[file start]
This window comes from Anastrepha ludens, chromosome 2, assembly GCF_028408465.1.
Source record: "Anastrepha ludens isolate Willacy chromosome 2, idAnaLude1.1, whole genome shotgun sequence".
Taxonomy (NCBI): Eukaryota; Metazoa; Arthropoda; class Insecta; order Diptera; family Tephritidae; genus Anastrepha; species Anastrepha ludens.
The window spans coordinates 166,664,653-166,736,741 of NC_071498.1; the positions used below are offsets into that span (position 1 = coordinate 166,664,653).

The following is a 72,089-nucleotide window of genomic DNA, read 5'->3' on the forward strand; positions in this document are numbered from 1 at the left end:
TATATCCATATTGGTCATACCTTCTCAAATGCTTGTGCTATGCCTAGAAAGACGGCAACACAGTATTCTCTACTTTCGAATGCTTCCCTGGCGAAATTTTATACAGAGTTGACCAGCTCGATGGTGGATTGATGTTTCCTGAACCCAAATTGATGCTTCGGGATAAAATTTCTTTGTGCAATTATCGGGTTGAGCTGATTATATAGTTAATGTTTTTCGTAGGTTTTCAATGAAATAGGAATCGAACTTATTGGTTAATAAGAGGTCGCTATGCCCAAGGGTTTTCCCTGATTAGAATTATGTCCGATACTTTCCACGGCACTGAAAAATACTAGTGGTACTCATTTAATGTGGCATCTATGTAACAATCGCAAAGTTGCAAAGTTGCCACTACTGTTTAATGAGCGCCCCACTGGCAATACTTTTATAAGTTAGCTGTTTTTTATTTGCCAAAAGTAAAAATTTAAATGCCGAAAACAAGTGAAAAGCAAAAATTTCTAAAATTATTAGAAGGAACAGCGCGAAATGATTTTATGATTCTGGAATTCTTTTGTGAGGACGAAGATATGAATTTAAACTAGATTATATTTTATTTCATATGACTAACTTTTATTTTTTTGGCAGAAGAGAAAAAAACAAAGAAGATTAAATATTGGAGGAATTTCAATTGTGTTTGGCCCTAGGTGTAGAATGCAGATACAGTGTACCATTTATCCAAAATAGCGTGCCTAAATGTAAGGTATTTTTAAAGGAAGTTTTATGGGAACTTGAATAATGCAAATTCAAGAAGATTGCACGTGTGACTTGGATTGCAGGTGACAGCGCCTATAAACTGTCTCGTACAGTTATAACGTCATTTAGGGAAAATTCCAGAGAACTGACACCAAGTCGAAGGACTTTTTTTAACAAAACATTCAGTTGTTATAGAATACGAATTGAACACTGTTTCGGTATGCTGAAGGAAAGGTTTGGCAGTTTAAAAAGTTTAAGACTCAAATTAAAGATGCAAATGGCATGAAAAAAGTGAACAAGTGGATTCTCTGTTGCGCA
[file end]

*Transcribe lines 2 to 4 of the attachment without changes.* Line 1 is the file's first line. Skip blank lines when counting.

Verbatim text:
Source record: "Anastrepha ludens isolate Willacy chromosome 2, idAnaLude1.1, whole genome shotgun sequence".
Taxonomy (NCBI): Eukaryota; Metazoa; Arthropoda; class Insecta; order Diptera; family Tephritidae; genus Anastrepha; species Anastrepha ludens.
The window spans coordinates 166,664,653-166,736,741 of NC_071498.1; the positions used below are offsets into that span (position 1 = coordinate 166,664,653).